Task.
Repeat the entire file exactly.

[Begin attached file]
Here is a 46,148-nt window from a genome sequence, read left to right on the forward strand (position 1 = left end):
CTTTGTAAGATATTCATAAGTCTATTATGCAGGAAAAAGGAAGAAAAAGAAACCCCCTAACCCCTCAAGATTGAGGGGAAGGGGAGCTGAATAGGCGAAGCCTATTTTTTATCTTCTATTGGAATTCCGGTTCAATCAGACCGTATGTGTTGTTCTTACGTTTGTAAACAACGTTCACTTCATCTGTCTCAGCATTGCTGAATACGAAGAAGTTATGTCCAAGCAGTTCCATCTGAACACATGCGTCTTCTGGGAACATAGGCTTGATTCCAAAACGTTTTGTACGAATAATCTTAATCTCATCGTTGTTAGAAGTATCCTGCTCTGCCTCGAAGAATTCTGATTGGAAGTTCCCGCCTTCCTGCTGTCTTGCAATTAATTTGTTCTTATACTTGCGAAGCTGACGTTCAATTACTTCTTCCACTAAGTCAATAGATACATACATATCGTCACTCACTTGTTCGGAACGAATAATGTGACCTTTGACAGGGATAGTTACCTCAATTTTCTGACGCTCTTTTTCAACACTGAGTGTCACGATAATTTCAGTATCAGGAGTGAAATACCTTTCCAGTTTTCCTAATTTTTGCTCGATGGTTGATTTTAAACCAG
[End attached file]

Here is a 46,148-nt window from a genome sequence, read left to right on the forward strand (position 1 = left end):
CTTTGTAAGATATTCATAAGTCTATTATGCAGGAAAAAGGAAGAAAAAGAAACCCCCTAACCCCTCAAGATTGAGGGGAAGGGGAGCTGAATAGGCGAAGCCTATTTTTTATCTTCTATTGGAATTCCGGTTCAATCAGACCGTATGTGTTGTTCTTACGTTTGTAAACAACGTTCACTTCATCTGTCTCAGCATTGCTGAATACGAAGAAGTTATGTCCAAGCAGTTCCATCTGAACACATGCGTCTTCTGGGAACATAGGCTTGATTCCAAAACGTTTTGTACGAATAATCTTAATCTCATCGTTGTTAGAAGTATCCTGCTCTGCCTCGAAGAATTCTGATTGGAAGTTCCCGCCTTCCTGCTGTCTTGCAATTAATTTGTTCTTATACTTGCGAAGCTGACGTTCAATTACTTCTTCCACTAAGTCAATAGATACATACATATCGTCACTCACTTGTTCGGAACGAATAATGTGACCTTTGACAGGGATAGTTACCTCAATTTTCTGACGCTCTTTTTCAACACTGAGTGTCACGATAATTTCAGTATCAGGAGTGAAATACCTTTCCAGTTTTCCTAATTTTTGCTCGATGGTTGATTTTAAACCAG